Boeing is nearing the end of a lengthy recertification process for its infamous 737 Max aircraft following two fatal crashes.
After over a year of repair work, Boeing and the Federal Aviation Administration finally completed certification flight testing on a Max aircraft in early July after only three days of tests, paving the way for its eventual return to service. The FAA submitted the changes into the Federal Register on August 3, opening a 45-day period for public comment on the proposed design fixes.
The aviation regulator will next join a multi-country review board in examining the proposed fixes and changes to crew training and procedures for the aircraft. Once the plane is given the all-clear, it won’t be the end of Boeing’s nightmare as the FAA will still need to authorize airlines to train flight crews on the aircraft again and potentially thousands of pilots will head to school to learn the new Max.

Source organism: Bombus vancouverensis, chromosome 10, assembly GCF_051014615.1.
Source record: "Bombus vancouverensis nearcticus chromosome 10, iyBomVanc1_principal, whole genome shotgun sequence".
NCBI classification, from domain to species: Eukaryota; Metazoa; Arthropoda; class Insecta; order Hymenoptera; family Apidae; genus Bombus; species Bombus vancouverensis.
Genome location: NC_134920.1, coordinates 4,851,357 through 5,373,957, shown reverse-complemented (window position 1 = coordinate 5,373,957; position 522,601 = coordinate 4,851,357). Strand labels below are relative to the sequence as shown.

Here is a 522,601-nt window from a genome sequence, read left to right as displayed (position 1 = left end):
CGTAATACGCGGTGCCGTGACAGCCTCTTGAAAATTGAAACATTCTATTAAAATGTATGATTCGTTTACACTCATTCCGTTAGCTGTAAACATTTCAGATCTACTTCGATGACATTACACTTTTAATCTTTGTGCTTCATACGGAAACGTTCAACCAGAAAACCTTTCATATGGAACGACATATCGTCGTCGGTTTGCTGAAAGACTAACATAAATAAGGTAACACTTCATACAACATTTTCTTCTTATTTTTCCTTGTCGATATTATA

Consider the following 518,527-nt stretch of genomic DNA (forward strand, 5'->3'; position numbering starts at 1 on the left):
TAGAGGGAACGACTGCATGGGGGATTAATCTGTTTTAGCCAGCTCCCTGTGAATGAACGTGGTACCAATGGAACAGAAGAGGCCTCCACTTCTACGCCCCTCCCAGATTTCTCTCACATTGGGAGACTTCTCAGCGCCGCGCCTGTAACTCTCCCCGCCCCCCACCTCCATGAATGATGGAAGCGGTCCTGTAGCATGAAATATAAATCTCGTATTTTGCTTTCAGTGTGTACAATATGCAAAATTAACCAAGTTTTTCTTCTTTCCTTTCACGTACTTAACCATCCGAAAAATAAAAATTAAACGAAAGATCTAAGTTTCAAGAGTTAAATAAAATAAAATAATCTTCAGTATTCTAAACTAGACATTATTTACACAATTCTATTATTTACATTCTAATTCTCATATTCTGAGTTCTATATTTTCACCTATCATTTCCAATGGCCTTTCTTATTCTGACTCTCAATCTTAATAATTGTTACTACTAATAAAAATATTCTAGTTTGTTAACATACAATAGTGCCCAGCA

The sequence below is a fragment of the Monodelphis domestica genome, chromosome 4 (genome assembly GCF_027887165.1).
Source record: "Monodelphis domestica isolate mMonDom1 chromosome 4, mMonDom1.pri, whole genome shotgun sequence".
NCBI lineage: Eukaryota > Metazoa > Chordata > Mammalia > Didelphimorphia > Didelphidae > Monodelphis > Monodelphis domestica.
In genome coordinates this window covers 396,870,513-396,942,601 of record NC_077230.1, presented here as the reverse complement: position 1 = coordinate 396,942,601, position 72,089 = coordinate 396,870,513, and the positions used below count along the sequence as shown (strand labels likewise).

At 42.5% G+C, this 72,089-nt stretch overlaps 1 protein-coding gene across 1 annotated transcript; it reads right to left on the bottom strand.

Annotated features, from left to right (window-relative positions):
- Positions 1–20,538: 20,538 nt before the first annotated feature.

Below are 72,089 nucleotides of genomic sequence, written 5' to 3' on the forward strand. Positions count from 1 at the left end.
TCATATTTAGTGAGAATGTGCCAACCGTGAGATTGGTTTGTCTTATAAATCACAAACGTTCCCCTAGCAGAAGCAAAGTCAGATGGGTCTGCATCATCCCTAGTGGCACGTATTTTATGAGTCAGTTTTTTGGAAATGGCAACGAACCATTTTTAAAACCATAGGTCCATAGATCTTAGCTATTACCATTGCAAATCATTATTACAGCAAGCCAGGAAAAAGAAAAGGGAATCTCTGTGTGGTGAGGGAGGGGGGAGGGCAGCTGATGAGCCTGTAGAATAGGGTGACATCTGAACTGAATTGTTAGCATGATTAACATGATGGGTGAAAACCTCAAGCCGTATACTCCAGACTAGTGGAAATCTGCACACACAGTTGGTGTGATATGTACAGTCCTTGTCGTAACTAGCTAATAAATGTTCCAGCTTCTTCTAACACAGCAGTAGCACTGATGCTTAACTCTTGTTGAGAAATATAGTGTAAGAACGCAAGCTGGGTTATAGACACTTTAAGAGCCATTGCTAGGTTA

But the public will be flying on the aircraft in the near future, especially as airlines will likely want to utilize the more modern and fuel-efficient planes in their fleets such as the Max to ride out the current downturn.
Here’s what flyers need to know about the aircraft before stepping onboard a Boeing 737 Max aircraft again.